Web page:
It should be noted that the exact number of such centers is not important and neither is their exact location. Much of this infrastructure exists around existing small Tier III/IV towns (about 4000 of them), the 5000 or so railway stations in the country, the 5000 haats or informal weekly markets that exist. The proposal here is to reinforce these sites with a focusing of most rural investment around these locations rather than scattering them in individual villages. The notion is that this focusing of the investment will result in a critical mass center for each cluster of 100 villages or 100,000 villagers rather than a larger number of sub-critical mass individual villages. The money will get a substantially higher rate of return, spurring economic growth, relative to an even more distributed model. We are in essence proposing that between the village and the megacity, there is an optimal size around 100,000 people (actually a range from 50,000 to less than 100,000) where current investment should be directed.

    The cost of providing basic governmental and non-governmental services like housing, police protection, legal, education, information, communication, regulatory, are much lower and easier than in villages. Most people can have access to these services but they are available at a scale where if demand is small enough resources are not wasted as they would be in the context of the individual village.

    A partial list of essential services (henceforth referred to as user services) would include

  • Market making and access to markets
  • Supply aggregation of agricultural and non-agricultural outputs
  • Demand aggregation of agricultural and non-agricultural inputs
  • Diversity of services to make an autocatalytic soup
  • Education and library
  • Health care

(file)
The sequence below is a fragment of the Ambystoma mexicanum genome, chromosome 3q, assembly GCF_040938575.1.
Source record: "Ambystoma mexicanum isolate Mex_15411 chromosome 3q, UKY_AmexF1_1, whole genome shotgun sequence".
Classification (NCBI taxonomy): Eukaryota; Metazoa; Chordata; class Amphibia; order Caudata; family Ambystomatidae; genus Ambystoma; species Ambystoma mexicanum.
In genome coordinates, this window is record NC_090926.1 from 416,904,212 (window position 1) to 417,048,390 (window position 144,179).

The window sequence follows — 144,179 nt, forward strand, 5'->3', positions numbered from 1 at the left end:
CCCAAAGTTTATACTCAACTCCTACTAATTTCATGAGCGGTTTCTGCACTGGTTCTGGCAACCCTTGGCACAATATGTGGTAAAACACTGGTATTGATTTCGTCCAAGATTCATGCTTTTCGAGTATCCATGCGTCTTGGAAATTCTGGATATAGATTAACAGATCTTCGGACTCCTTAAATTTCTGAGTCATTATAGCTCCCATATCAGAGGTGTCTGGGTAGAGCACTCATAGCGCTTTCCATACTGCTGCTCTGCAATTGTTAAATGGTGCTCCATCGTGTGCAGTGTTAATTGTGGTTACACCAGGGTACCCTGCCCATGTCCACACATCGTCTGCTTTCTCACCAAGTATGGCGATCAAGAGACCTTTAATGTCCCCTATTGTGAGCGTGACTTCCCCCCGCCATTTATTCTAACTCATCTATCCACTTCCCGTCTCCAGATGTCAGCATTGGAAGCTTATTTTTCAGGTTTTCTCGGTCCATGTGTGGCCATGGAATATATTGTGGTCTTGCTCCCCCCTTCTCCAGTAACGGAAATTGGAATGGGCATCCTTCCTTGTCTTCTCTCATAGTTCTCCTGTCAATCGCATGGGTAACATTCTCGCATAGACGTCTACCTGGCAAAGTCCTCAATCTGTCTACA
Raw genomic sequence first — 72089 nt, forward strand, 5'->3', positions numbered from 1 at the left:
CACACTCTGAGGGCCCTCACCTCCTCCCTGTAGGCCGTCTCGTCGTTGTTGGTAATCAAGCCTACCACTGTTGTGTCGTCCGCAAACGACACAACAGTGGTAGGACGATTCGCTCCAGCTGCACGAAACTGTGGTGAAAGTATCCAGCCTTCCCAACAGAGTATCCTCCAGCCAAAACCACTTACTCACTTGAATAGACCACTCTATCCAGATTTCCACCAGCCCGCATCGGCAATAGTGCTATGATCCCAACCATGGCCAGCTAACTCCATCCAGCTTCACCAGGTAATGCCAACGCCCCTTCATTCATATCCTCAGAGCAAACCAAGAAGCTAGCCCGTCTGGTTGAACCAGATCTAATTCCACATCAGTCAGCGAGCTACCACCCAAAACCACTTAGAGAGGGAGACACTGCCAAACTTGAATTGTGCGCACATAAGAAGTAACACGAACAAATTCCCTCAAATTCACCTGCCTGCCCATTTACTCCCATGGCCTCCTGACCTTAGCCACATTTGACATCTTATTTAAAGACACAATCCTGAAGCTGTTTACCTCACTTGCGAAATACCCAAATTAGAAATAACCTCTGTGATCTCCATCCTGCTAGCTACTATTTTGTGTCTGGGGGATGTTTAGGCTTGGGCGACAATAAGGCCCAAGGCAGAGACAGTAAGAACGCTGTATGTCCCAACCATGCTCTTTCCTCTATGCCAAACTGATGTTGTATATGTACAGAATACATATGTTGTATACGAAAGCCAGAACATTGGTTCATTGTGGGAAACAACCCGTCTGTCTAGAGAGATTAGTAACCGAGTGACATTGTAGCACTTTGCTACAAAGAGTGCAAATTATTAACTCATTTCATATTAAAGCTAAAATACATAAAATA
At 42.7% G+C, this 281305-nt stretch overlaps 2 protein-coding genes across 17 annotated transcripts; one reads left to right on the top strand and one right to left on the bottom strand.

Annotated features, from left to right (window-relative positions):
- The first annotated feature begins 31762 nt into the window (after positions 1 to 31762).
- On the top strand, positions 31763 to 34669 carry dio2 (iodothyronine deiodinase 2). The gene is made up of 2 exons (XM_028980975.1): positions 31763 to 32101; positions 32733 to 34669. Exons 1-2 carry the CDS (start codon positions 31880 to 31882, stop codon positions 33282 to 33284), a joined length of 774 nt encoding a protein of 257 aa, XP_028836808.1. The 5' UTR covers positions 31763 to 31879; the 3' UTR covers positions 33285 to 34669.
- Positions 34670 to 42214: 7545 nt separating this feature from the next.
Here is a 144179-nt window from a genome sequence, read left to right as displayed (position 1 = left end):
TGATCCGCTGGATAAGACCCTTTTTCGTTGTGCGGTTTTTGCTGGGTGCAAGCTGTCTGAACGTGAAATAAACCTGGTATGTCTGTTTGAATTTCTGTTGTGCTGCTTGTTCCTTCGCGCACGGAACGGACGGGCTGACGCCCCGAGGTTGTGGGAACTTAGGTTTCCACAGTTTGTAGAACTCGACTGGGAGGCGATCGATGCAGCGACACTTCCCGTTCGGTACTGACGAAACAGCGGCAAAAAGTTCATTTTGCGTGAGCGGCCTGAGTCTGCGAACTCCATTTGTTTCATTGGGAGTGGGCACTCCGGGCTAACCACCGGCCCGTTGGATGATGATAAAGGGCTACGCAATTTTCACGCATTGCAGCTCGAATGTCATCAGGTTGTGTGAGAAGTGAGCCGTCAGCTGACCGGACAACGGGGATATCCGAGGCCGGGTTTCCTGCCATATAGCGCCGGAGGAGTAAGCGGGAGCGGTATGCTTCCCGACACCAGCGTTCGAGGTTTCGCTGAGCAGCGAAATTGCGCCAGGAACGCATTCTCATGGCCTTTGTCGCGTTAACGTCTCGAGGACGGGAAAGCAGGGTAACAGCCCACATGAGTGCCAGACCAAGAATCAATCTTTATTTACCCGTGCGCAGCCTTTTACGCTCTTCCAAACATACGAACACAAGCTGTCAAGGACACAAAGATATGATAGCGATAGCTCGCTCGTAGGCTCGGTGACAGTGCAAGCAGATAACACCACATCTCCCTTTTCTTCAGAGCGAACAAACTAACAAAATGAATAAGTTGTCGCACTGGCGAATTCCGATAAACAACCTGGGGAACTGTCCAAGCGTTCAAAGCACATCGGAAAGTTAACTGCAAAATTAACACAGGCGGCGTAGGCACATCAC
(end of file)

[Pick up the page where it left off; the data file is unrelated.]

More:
• Banking and financial intermediation
  • Telecommunications and internet access
  • Governance
  • Entertainment
  • Legal
  • Charity and social services
  • Market information
  • Weather and agricultural information

    The cost of these services will depend on, among other things, the cost of the inputs to provide the services and on the total amount of the services supplied. The costs of the user services (and consequently their prices) depend on the cost of core infrastructural services such as

  • Power
  • Telecommunications
  • The physical plant including building, water, sanitation, security, HVAC
  • Transportation
  • Finance

    If the core infrastructural services are reliably available at low prices, the user services will be correspondingly low.

    The basic function of a RISC is to provide the core set of infrastructural services reliably and inexpensively so that user services that require these as part of their inputs can be efficiently provided and optimally priced. The contention is that reliable, ubiquitous, easily accessible infrastructural services form the platform that can support a full set of appropriate services critical for rural economic development. The critical mass of consumers and producers together with cost effective infrastructure which reduces the cost of services will achieve autocatalytic criticality and hence significantly enhanced economic growth.

  • Tomorrow: Distribution Hubs (continued)